Bid to crowdfund access to NSA leaks withdrawn over legal concerns

Bid to crowdfund access to NSA leaks withdrawn over legal concerns
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An effort by researchers to crowdfund access to a leak-of-the-month club from the group that leaked the tool used in the Wanna Cry ransomware has been called off due to legal concerns. 

The ShadowBrokers, who have been leaking hacking tools apparently stolen from the NSA since last year, have released intelligence agency-quality source code to bypass popular security hardware, files indicating that the NSA used an interbank communications network to hack Middle Eastern financial institutions and a suite of tools to penetrate and implant malware on Windows. The ShadowBrokers announced a "wine of the month club" type subscription service to receive leaks for the remainder of their files.

The original intent of the crowdfunded "Shadowbrokers Response Team" was to purchase access to the leaks and allow security researchers to tear through the files. The team would notify software and hardware manufacturers about any vulnerabilities the ShadowBrokers released in their systems.

"If you ever want to hear a lawyer shout expletives over the phone, you need to call him and tell him that you have created the first open source, crowd-funded cyber arms acquisition attempt," posted Response Team co-founder Matthew Hickey to Twitter. A hacker known as xOrz was the second creator.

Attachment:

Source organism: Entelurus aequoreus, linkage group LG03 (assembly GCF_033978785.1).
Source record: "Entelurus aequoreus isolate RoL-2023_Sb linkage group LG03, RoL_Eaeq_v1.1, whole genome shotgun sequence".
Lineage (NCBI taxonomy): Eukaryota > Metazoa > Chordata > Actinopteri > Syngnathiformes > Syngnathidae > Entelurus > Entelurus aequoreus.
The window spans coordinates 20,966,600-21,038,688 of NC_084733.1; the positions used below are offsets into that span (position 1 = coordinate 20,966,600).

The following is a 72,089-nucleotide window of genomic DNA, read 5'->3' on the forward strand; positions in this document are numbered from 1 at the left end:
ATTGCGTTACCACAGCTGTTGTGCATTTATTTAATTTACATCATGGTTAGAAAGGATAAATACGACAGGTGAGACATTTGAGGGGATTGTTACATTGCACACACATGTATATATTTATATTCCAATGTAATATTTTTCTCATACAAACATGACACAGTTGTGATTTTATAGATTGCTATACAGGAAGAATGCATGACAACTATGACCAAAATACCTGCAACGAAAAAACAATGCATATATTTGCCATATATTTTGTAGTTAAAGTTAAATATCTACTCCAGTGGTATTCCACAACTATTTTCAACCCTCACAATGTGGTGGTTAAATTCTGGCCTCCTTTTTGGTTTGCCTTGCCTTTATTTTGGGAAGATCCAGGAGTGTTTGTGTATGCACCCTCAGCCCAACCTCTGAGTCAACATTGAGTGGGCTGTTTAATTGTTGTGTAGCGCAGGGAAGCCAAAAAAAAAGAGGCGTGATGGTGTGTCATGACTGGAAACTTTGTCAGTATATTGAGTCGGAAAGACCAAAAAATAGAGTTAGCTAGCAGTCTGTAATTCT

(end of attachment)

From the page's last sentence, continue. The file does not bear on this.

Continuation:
In its day and a half on the Paetron crowdfunding website, the effort received $3,096 in donations from 40 donors — more than 10 percent of the $23,000 monthly fee.

In an interview with The Hill on Wednesday, Hickey said he was excited about the prospects of running the service. 

"At the end of the day, we are reducing the value of the tools," said Hickey, who also co-founded the cybersecurity company My Hacker House.

"If we could spend [$23,000] to prevent the next Wanna Cry, I think it's worth it."

Wanna Cry infected hundreds of thousands of computers worldwide, interfering with organizations worldwide including hospitals in Britain and the Russian government. The outbreak could have been much worse save for a series of coding mistakes, including a poorly conceived system of figuring out if security software was testing the legitimacy of the ransomware and bugs preventing Wanna Cry from executing properly on Windows XP systems. 

The Response Team garnered high-profile support from the cybersecurity community, but support was not uniform. Many in the community felt like paying the ShadowBrokers for the exploits leaks be a moral defeat. 

"The most important thing we've gotten out of it is the debate about what to do," Hickey said.